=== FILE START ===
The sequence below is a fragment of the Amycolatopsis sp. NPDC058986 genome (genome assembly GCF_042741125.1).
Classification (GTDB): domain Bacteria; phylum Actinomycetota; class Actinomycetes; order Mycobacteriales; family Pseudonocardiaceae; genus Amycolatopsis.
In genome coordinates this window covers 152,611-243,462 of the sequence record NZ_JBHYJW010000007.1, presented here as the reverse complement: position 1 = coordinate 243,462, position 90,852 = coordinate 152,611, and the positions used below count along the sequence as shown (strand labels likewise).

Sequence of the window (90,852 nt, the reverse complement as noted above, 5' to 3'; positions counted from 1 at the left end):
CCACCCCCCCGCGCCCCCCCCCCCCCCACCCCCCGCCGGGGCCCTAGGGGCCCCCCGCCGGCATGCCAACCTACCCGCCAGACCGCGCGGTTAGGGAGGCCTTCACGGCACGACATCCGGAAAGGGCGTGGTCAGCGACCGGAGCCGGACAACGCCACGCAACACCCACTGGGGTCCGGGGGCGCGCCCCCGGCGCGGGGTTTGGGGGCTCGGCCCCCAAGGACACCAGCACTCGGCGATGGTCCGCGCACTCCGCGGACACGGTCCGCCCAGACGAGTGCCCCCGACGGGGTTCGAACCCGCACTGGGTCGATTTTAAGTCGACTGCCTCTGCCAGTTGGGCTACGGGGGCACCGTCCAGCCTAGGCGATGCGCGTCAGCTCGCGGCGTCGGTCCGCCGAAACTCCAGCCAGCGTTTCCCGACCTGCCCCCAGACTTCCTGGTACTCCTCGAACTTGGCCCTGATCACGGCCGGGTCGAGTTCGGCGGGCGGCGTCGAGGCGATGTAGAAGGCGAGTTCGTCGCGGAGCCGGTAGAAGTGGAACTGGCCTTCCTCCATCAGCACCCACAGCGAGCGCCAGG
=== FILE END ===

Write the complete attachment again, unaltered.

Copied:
The sequence below is a fragment of the Amycolatopsis sp. NPDC058986 genome (genome assembly GCF_042741125.1).
Classification (GTDB): domain Bacteria; phylum Actinomycetota; class Actinomycetes; order Mycobacteriales; family Pseudonocardiaceae; genus Amycolatopsis.
In genome coordinates this window covers 152,611-243,462 of the sequence record NZ_JBHYJW010000007.1, presented here as the reverse complement: position 1 = coordinate 243,462, position 90,852 = coordinate 152,611, and the positions used below count along the sequence as shown (strand labels likewise).

Sequence of the window (90,852 nt, the reverse complement as noted above, 5' to 3'; positions counted from 1 at the left end):
CCACCCCCCCGCGCCCCCCCCCCCCCCACCCCCCGCCGGGGCCCTAGGGGCCCCCCGCCGGCATGCCAACCTACCCGCCAGACCGCGCGGTTAGGGAGGCCTTCACGGCACGACATCCGGAAAGGGCGTGGTCAGCGACCGGAGCCGGACAACGCCACGCAACACCCACTGGGGTCCGGGGGCGCGCCCCCGGCGCGGGGTTTGGGGGCTCGGCCCCCAAGGACACCAGCACTCGGCGATGGTCCGCGCACTCCGCGGACACGGTCCGCCCAGACGAGTGCCCCCGACGGGGTTCGAACCCGCACTGGGTCGATTTTAAGTCGACTGCCTCTGCCAGTTGGGCTACGGGGGCACCGTCCAGCCTAGGCGATGCGCGTCAGCTCGCGGCGTCGGTCCGCCGAAACTCCAGCCAGCGTTTCCCGACCTGCCCCCAGACTTCCTGGTACTCCTCGAACTTGGCCCTGATCACGGCCGGGTCGAGTTCGGCGGGCGGCGTCGAGGCGATGTAGAAGGCGAGTTCGTCGCGGAGCCGGTAGAAGTGGAACTGGCCTTCCTCCATCAGCACCCACAGCGAGCGCCAGG